by Selah Saterstrom
Coffee House Press; 186 p.

Slab is the third book by Selah Saterstrom on Coffee House Press. Though it is a departure from her previous books conceptually, it still maintains some of the hallmark elements of Saterstrom’s writing that make her books compelling. The novel is composed of segments, broken into acts and the design of the book emulates a play handbill at the start of the book and before each act/chapter. Meat and Spirit Plan, Saterstrom’s last book, is divided into sections that begin with lyrics and lines from poems and prose, so she continues to play with the concept of chapter framing, but not in such a radical way that it would lose a traditional reader.

Like her earlier works, Slab follows the life of a young woman in the south, who must navigate the seedier parts of the city, where unscrupulous older men prey on her naivety, innocence, and vulnerability. Moreover, like her earlier novels, the character grows into an savvy and intelligent woman who is capable of walking the line between southern colloquialism, customs, and stereotypes while cutting people sideways with keen observations, well phrased dialogue, and disappearing acts when appropriate. Saterstrom’s strength as an author is her ability to straddle this line between the colloquial and the academic while offering us a deeply flawed protagonist who is both compelling and tragic. For example, our protagonist, Tiger, receives a book called Profound Women for her birthday. She is most influenced by the story of Helen Keller, so she decides to honor her through a dance routine. Saterstrom writes, “I closed my eyes and held out my hands like a mummy, one hand holding the water pail, and stumbled forward. The pole represented the well. I walked around it in circles, as if searching. When Helen made contact with the well it was a transforming moment […] I slowly backed into the pole/well and slid up and down, then with one hand I swung around it, the other hand still hold the pail […] Occasionally I’d take off a piece of clothing and toss it into the pail.” Here, we see the young protagonist, clearly seeking depth and meaning, trying to translate that inspiration in perhaps the most ill advised strip tease ever performed. It is this naivety that makes Tiger so fascinating. The reader is subject to nail biting moments of poor decision-making and comically awkward interactions.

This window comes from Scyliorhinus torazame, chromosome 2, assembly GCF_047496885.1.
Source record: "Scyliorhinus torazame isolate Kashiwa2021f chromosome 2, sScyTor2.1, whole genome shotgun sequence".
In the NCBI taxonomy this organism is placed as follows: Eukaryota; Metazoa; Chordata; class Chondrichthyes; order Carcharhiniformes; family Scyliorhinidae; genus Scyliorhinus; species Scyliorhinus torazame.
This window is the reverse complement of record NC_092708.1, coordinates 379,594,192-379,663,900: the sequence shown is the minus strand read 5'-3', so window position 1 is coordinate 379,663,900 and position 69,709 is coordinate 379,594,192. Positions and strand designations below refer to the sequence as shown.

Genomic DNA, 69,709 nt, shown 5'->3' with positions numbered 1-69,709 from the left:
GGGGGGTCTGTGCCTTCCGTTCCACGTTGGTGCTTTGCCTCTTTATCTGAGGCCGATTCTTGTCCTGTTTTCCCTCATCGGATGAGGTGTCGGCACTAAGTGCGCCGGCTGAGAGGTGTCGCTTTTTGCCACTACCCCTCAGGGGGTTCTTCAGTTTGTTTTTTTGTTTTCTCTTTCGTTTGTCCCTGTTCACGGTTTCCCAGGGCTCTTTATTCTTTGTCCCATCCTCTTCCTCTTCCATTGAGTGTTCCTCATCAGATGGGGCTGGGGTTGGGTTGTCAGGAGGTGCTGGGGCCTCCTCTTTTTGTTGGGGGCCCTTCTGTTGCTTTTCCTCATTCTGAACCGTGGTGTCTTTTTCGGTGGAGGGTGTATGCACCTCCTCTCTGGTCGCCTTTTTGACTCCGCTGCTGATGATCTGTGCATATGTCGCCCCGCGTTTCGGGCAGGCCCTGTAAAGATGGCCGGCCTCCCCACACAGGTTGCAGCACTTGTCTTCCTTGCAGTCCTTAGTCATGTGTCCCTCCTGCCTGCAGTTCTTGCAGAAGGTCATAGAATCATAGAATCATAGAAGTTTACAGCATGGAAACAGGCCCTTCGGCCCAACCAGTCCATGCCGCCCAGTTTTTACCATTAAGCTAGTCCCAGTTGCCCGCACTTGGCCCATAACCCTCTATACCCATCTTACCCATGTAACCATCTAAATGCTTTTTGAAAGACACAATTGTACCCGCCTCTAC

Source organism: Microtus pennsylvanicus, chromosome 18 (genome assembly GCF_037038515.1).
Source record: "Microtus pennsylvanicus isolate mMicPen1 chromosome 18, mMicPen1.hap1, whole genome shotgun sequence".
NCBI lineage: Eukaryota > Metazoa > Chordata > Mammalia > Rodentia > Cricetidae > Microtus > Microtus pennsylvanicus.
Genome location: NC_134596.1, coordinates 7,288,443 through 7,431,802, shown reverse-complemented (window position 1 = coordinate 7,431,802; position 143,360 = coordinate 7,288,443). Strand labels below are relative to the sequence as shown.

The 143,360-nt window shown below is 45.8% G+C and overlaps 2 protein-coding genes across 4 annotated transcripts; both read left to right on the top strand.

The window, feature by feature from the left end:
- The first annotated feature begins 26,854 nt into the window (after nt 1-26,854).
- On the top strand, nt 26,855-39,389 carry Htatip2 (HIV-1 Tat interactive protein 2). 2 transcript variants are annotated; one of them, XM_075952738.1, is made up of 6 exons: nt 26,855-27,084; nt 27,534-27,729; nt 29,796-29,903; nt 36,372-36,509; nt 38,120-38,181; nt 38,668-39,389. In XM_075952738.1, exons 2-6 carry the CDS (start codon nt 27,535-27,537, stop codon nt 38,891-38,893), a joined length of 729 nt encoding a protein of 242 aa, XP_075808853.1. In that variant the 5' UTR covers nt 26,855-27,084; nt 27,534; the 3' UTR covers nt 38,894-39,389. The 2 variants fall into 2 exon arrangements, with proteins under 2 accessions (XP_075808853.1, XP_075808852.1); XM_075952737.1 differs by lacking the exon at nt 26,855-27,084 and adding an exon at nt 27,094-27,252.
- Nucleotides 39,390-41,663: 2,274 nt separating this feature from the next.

Admittedly, I’m not a plot driven reader. Language is what propels me, and because of this, the end of the novel is slightly less important to me than is the journey through language. Saterstrom plays more with form in Slab than she does in her previous books. Though much of the book is written in first person and in past tense, it’s interspersed with recipes, poems, interviews, and sections of text that some may call hybrid (a mix of poetry and prose that leans neither too heavily on either). These sections help break the story, which is already narrated in jumps and starts, mostly linearly but not entirely. They feel like pallet cleansers. Pieces that still convey information that support the narrative, but that change the musicality of the book long enough that the predominate prose pattern isn’t tiresome. Saterstrom is not a flowery writer and she has the ability to create horrific beauty in simple lines, lines like, “[h]er skin slipped an inch from her lean sinew body, pulling her slightly down and forward”; and “I cannot get out though all the mouths of water complain.”.

When I teach Saterstrom’s books, the class is usually divided about the endings; optimists find the joy and pessimists find the pain. Slab will likely have the same result when I teach it next school year. Though we know that Tiger is a very changed woman, it’s not easily determined if she is emotionally better off at the end. Though I find Saterstrom’s endings greatly rewarding, it is entirely up to the reader to decide whether Tiger’s fate is half-happy or half-sad.

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